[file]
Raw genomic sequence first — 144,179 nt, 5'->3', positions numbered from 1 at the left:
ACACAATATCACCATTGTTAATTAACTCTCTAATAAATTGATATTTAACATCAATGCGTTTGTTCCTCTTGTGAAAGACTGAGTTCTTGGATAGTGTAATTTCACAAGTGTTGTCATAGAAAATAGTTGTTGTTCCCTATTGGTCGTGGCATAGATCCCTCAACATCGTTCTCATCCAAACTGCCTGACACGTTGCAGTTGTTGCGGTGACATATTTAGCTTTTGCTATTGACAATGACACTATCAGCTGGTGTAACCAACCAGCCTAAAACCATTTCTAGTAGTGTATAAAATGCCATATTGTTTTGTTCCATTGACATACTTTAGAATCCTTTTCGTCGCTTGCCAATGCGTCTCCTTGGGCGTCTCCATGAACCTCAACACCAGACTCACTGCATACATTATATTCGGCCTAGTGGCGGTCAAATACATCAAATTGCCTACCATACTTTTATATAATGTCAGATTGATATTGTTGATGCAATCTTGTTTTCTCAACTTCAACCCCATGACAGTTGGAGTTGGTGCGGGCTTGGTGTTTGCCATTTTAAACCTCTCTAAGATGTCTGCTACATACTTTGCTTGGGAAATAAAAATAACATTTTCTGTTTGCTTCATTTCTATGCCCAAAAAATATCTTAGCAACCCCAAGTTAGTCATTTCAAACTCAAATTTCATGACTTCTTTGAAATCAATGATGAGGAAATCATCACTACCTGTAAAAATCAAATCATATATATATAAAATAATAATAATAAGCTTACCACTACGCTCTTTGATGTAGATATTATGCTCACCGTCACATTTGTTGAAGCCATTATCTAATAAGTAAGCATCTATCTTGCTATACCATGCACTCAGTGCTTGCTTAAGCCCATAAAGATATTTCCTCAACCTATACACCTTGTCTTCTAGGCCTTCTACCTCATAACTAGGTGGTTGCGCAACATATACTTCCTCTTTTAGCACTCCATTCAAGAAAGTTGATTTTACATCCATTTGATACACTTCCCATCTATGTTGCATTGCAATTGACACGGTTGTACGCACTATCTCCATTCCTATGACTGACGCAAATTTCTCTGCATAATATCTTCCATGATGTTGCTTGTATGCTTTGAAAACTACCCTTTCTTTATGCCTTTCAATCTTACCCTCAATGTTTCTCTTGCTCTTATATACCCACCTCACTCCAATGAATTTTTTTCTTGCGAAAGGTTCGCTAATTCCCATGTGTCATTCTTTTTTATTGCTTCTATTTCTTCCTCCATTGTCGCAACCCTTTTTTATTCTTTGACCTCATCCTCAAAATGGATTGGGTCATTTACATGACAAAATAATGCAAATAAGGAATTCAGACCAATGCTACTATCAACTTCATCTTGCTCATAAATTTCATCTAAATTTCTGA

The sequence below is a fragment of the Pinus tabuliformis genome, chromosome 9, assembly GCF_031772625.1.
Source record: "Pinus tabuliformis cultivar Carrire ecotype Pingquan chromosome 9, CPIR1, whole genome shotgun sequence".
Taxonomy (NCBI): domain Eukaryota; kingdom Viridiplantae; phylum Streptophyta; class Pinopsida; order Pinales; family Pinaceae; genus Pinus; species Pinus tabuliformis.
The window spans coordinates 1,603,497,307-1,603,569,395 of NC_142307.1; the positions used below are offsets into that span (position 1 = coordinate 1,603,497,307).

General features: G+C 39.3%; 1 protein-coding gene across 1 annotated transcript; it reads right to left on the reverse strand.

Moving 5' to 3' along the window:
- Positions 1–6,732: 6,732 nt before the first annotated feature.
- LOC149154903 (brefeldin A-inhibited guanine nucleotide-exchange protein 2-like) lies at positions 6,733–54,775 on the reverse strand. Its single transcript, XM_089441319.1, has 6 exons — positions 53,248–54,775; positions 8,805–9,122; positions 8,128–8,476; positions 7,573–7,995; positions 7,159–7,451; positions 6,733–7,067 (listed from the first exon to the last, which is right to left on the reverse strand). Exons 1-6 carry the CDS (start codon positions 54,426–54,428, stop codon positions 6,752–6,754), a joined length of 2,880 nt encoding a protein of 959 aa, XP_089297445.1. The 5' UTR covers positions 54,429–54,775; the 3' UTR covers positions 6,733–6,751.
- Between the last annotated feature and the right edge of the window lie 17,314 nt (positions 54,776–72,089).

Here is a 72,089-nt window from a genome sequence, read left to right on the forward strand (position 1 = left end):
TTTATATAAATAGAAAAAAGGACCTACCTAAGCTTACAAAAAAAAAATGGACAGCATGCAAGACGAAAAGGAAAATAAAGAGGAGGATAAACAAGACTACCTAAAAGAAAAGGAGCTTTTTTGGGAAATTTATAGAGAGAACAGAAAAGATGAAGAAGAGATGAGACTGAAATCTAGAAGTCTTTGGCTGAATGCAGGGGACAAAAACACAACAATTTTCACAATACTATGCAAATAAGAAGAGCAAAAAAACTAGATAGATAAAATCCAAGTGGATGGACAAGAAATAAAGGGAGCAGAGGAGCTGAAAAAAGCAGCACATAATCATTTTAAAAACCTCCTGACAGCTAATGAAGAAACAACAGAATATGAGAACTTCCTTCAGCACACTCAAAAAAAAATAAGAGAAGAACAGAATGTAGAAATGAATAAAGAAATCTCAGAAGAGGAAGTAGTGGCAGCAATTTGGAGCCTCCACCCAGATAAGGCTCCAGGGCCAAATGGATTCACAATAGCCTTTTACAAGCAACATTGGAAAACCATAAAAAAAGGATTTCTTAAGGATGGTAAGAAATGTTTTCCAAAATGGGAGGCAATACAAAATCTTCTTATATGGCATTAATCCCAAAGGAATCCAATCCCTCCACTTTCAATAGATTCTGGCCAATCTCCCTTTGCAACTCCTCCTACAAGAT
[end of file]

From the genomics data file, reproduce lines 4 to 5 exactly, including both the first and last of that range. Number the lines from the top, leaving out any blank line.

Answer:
Source record: "Pinus tabuliformis cultivar Carrire ecotype Pingquan chromosome 9, CPIR1, whole genome shotgun sequence".
Taxonomy (NCBI): domain Eukaryota; kingdom Viridiplantae; phylum Streptophyta; class Pinopsida; order Pinales; family Pinaceae; genus Pinus; species Pinus tabuliformis.